The Art of Protest
- Neil Cooper
- 4 August 2015
This article is from 2015.
Art-activists kennardphillipps and Carol Naughton on how their festival shows capture and inspire the spirit of dissent
Bomb Culture was the name of poet and painter Jeff Nuttall's personal analysis of the 1960s counter-culture from a frontline which, in 1968, when his book was published, was still very much in place. Its title referred to how the threat of nuclear war had influenced a post-Hiroshima generation who embraced anti-nuclear sentiments through the Campaign For Nuclear Disarmament (CND), founded in 1957 with a unilateral opposition to what would now be termed Weapons of Mass Destruction.
Much of that spirit of dissent can be found in Here Comes Everybody and Pop and Boom: 70 Years of Nuclear Culture, two exhibitions which combine activism and art in a way where protest and people power becomes both mass spectacle and a work of art in itself. Where Here Comes Everybody shows off a series of photomontages and digital prints by kennardphillipps, the collaborative duo of Peter Kennard and Cat Phillipps, Pop and Boom is a compendium of pop cultural artefacts inspired by the nuclear threat, and pulled together by Greenham Common veteran Carol Naughton to commemorate the 70th anniversary of the Hiroshima bombing.
'If you just show images of the disaster itself,' Naughton explains, 'there's a horror to it and people switch off, so I wanted to commemorate it in a way that felt real for people, and show how nuclear weapons have influenced popular culture. In the first years it was purely reactive, then in the eighties the whole thing took off as protest rose, and the two together were very powerful. Nowadays nuclear weapons in books and films are incidental, and people don't realise what nuclear weapons are, so part of the exhibition is to remind people of their significance.'
It was Kennard's images in the 1980s for CND, Stop the War and other campaign groups that provided a visual identity for a youth-driven protest movement that was immediate and subversive in a way that chimed with the post-punk era's alternative DIY cut-and-paste aesthetic.
'At that time it seemed like EP Thompson, the veteran CND activist, would be in the NME every week,' Kennard observes. 'It was cruise missiles that brought people together, but today they're seen as acceptable and as a part of life. Part of our exhibition is to show people what's been going on, so you get an aesthetic experience, but it also might activate them, even if that might take 15 years.'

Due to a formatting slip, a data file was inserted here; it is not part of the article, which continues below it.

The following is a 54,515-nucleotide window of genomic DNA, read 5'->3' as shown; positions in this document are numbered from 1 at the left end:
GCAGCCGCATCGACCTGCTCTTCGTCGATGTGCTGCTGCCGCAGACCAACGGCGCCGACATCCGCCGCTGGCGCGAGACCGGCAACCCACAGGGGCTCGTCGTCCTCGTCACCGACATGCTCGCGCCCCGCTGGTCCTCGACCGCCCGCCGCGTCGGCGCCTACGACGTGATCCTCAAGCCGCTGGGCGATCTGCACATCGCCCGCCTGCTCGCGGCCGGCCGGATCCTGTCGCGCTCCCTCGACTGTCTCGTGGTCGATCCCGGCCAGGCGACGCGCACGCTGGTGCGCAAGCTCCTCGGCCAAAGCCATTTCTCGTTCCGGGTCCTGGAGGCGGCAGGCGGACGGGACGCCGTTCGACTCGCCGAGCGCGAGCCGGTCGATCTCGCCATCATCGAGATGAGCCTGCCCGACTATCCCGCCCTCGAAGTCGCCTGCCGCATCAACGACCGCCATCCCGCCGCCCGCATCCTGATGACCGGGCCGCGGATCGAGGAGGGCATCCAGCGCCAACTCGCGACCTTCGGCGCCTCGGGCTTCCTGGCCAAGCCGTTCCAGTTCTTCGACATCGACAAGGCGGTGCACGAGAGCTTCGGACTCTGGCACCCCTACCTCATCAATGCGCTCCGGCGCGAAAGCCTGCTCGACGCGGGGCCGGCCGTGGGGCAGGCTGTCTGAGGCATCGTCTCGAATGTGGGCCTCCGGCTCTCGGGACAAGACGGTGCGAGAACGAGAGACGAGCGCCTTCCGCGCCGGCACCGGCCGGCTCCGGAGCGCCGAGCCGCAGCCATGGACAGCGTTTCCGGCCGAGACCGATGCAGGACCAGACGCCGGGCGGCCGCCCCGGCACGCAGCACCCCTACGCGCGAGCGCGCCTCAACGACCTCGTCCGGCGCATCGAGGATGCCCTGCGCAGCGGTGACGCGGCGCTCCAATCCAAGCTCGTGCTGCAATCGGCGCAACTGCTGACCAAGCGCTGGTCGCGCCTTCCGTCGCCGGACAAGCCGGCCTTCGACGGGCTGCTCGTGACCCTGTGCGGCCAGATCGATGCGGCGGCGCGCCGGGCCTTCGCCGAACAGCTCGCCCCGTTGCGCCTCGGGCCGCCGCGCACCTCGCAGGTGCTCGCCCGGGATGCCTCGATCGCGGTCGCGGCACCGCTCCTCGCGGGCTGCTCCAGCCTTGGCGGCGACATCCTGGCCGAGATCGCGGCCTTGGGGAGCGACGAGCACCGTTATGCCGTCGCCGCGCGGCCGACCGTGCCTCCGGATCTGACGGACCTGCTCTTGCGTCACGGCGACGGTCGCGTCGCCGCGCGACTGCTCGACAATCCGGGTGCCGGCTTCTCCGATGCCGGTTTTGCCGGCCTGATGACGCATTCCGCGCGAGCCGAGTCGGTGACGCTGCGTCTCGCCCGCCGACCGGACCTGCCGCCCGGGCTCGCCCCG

This trickle-down effect can be seen in the way the Greenham protests against Trident, which Kennard likens to 'a living collage’, influenced the Occupy movement's collective actions that re-engaged people with grassroots protest following the politically moribund New Labour years. kennardphillips is a direct result of this, with their best-known work probably being Photo Op, which fuses together an image of a grinning Tony Blair taking a selfie on his mobile phone against a backdrop of a burning oilfield in Iraq.
Described by the Guardian as 'the definitive work of art about the Iraq war', kennardphillipps' 2005 piece was chosen by the Imperial War Museum North in Manchester as the image for a poster to promote an exhibition about the relationship between contemporary art and war. With two of the UK's biggest advertising companies refusing to display it, this exposed how public spaces can be controlled by commercial forces.
Phillips agrees with Kennard that their fusion of activism and art aims to 'activate a conversation. The space in Stills The space in Stills for Here Comes Everybody is very much a space for conversation, and that's going to develop into a conversation with the stuff that's already there at the moment as well as the stuff that's going to come in, but there's a verbal conversation as well, and the space has been designed as a place to hang out as much as anything. There's no one thing that dominates the space, and it's going to be completely different in a couple of weeks.'
This will be the result of whatever comes from kennardphillipps' War on War Room, an open access workshop space that will set up shop in the St James Centre, where, assisted by kennardphillipps with Glasgow artist Scott Laing, people will be able to make their own work which will then form part of Here Comes Everybody.
'I think that's where I see what art can do,' says Naughton. 'It's about inspiring people to take an issue and come to the shopping centre and express how you feel about it. It's not just showing the history of something. It's showing how public protest can change things.'
kennardphillipps, Here Comes Everybody, Stills, 622 6200, until 25 Oct, free; The War on War Room, St James Centre, until 31 Aug, free.
Pop and Boom, Gayfield Creative Spaces, gayfield.co.uk, until 20 Aug, free. The exhibition will open with Launching The Bomb on 6 Aug, featuring performances by Mark Thomas, Vladimir McTavish and Samba Sene and Divan, plus appearances by Peter Kennard and Cat Phillipps.